Faber: Bali, Indonesia. (Laughs) My friends and I were vacationing, it was right after I fought Charlie Valencia in King of the Cage. I was in a bar, my friend left early because he was trying to be sober. I stayed by myself and was just having a good time and some guy started a fight with me. He came up and bumped me and shoved me and I actually let it go and he proceeded to stand over on the side of the bar and he stared at me. So finally I was like, what the hell is your problem, but he didn’t speak any English. So I turned around and started walking out and he followed me. And we fought. Right when I threw the first punch out in the alley, he called a bunch of guys over. Basically they let us fight and I kicked the crap out the guy, and about four minutes afterward I was trying to gather up my sandals and my shirt and my hat and stuff, and someone hit me in the back of the head with brass knuckles. It escalated from there. I was fighting three guys and I ran into the club and was fighting twelve guys and I ran again and got away down the street. Fought three or four guys again. Made it into a taxi and they jumped the taxi and I finally got away. I went to the hospital . . . I actually went to two different hospitals because I thought I had a fractured skull. It ended up being $35 bucks . . . I just had some stitches on six spots on my head and a little hematoma on my leg and I was fine. (Check out this YouTube clip to hear Urijah describe the Bali incident in detail:)
IEW: Does that experience in any way shape the way you fight now?
Faber: It was interesting because it was a drawn out ordeal. It was probably about a half an hour, maybe longer and there were times when you were dead tired, but you realized you were going to die. I really had to push past that and it taught me some lessons in waling away, especially in a third world country. But, you know how to just like an everything’s going to be alright feeling in the end of it. It was scary.
IEW: Who are the toughest guys you’ve fought?
Faber: I faced a lot of tough guys. Tyson Griffin and Ivan Menjivar were both pretty tough guys. The Griffin fight was in Conockti Gladiator Challenge. I’d like a rematch [with Griffin]. I think that’s something that will happen in the future. We gotta see what happens with everything. I’ll be around for awhile so I can’t see it not happening and he’s younger than I am.
IEW: Can you foresee moving up to 155, fighting the guys at that weight in the UFC?
Faber: I think so. I’d really have to focus on putting on some weight, but I’d be down to do some superfights for sure.
IEW: Do you have a gameplan for Jens Pulver?
Faber: With Jens, not necessarily. I feel like he’s well rounded enough to where you don’t really need to have a gameplan with him. He’s got some dangerous striking power. There’s a lot of guys he’s knocked out, there’s a lot of guys he hasn’t knocked out, there’s a copule of guys who’ve knocked him out. That being said, it’s like, if you’re going up against a Jiu-Jitsu guy and your Jiu-Jitsu is pretty good and his Jiu-Jitsu’s really good, you’d maybe be like, oh, I’m not going to use my Jiu-Jitsu. We’re looking to fight. I’m looking to land the bigger punches and control the fight. I got to train with BJ Penn before this fight. I went out to Hilo for a couple of weeks and stayed with him.
IEW: Why do you think MMA has become such a fascination for people?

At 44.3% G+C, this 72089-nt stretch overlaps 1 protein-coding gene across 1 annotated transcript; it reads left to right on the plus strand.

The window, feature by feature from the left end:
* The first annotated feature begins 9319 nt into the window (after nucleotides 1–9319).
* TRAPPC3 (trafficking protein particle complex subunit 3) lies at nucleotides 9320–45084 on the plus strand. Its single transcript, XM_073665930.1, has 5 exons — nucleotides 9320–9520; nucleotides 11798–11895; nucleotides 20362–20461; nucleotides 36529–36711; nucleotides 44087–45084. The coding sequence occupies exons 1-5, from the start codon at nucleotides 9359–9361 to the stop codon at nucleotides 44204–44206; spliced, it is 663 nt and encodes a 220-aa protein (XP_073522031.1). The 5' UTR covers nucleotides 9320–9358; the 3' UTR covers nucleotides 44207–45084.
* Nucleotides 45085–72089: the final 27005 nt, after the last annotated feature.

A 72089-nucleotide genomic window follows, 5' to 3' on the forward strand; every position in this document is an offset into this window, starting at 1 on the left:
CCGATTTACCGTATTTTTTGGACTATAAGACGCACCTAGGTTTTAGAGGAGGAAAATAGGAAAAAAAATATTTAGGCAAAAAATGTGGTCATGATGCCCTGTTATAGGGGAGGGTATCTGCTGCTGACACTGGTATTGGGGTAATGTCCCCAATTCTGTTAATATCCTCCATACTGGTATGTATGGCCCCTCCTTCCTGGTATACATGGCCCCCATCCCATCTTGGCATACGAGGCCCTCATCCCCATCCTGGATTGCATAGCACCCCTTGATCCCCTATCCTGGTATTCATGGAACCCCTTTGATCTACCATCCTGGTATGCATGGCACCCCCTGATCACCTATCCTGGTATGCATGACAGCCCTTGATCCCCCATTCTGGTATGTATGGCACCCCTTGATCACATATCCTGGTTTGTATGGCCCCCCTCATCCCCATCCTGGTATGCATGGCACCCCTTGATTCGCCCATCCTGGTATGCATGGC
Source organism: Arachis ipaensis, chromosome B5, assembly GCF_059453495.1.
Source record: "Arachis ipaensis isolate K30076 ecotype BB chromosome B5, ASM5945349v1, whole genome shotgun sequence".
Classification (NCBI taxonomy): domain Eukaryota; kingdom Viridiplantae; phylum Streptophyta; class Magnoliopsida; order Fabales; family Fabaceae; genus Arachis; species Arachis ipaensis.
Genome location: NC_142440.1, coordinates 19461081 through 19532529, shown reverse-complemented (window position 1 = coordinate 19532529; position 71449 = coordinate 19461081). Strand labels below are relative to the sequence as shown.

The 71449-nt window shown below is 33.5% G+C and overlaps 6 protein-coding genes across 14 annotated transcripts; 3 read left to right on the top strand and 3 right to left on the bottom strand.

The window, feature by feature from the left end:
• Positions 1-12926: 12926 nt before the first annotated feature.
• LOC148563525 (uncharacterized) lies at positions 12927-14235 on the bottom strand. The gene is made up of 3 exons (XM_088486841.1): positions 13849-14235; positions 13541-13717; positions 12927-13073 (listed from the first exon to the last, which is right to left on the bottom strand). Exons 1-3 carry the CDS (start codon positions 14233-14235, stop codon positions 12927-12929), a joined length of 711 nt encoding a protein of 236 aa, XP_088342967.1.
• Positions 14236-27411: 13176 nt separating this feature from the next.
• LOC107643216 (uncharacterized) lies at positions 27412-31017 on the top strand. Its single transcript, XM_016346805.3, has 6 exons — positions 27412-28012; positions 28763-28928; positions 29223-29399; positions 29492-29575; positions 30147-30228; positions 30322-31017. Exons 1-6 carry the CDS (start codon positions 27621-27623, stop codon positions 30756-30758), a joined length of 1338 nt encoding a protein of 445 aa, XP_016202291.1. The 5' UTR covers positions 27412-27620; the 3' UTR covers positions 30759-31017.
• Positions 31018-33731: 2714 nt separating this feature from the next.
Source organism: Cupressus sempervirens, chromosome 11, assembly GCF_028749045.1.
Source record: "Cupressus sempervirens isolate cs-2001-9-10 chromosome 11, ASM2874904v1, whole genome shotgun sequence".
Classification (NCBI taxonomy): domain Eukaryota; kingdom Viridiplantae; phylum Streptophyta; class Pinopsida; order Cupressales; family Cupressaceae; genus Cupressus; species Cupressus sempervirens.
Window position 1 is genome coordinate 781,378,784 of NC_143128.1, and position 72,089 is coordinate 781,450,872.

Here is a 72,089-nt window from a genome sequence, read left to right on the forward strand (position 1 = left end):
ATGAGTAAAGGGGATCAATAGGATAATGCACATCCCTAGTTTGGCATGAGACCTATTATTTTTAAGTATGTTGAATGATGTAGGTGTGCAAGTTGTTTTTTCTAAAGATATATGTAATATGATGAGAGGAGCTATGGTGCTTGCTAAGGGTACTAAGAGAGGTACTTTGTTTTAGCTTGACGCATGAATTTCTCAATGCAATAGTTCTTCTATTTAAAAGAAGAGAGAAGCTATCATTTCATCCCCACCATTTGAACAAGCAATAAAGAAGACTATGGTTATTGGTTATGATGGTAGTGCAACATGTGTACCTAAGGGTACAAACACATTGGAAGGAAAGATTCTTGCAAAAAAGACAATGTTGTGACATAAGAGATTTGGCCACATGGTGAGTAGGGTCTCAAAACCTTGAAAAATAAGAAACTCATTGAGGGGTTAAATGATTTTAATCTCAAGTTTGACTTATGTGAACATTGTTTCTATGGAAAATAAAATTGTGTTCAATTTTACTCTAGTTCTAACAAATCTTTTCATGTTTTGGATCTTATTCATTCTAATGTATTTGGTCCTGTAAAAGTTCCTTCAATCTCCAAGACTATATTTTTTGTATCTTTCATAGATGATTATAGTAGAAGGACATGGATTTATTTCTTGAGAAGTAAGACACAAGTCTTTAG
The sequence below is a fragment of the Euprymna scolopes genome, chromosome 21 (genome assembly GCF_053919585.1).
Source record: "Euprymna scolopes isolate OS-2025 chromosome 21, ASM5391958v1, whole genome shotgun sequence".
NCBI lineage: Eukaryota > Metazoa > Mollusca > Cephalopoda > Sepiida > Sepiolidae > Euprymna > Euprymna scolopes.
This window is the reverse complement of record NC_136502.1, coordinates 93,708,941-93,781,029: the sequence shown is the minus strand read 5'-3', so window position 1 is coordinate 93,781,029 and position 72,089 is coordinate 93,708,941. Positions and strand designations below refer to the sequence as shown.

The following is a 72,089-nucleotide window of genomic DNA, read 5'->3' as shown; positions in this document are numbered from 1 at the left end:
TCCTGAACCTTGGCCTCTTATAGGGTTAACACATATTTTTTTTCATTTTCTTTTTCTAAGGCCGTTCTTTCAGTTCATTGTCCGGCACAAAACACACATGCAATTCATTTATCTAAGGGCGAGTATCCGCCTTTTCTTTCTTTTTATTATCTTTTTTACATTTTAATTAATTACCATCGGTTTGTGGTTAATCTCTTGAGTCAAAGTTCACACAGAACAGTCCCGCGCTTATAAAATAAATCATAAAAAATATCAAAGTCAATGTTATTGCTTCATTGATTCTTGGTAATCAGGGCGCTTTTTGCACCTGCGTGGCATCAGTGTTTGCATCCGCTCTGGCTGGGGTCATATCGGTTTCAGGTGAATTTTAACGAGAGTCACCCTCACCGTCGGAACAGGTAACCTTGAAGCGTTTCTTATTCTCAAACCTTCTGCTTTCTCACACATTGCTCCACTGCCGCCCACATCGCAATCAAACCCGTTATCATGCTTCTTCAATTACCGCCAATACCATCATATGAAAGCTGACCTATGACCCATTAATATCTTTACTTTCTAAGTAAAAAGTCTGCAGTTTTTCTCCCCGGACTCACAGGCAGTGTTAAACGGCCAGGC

Faber: I think there’s just something innate in people that likes to see battles. There’ve been wars throughout history, you go to any playground if a fight breaks out people run to go watch. I think it’s just something that’s innate in people. Now you’ve got . . . a number of different backgrounds with established fan bases and you’ve got wrestling, Jiu -Jitsu, wrestling, judo, boxing . . . with established fanbases and now they’re all coming together because they all have the same base which is combat and people are starting to understand it more and realize that being tough has nothing to do with how tough you think you are, it’s all about hard work and what you know.
IEW: Is it all about skills, or is it more primal?
Faber: I think it’s very primal. Very primal. That’s my style. I don’t think of it as a game. I’m going to win. That’s why people always talk about how I get in dangerous positions, I take chances . . . it’s because I’m not looking at the long term, I’m looking at finishing this fight somehow, making it happen. I’m not like do they have a point here, a point there—it’s like a fight. That being said, when I say primal and instinctive . . . the end, the culmination of it all is over years and days and hours of technical training, where you’re using the game side of it to learn and then when you fight, that stuff just comes out. I don’t really remember my fights very well. I remember them after I watch them on tape, but I don’t even remember what happened a lot of times.
IEW: Who were your MMA icons?
Faber: I kinda started rooting for a lot of the wrestlers when I first started. One guy in particular that I really liked watching in Japan was Sakuraba. I felt like he was really creative and had fun with the sport and was really technical at the same time and just was an entertainer and that needed to happen. He’s a superstar over there [in Japan] now. Just all the guys that fight with passion are my favorite guys and guys I look up to. Randy Couture is a guy that I liked a lot growing up and I remember the first time Tito Ortiz made it on there. I liked his attitude and the way he was like saying . . . bring it on. Mark Coleman . . . I looked up to all those guys.
IEW: Talk a little bit about your gym.
Faber: Ultimate Fitness has been open for about a year and a half now. It’s a 9,000 square foot facility right in downtown Sacramento. Just the heart of Sacramento, a couple of blocks from the capitol. It’s cool. We have a great team of fighters out of there but more than that we have great trainers and a lot of general public who are learning about the sport and getting in shape and having fun and just being a part of it. We have 500 students.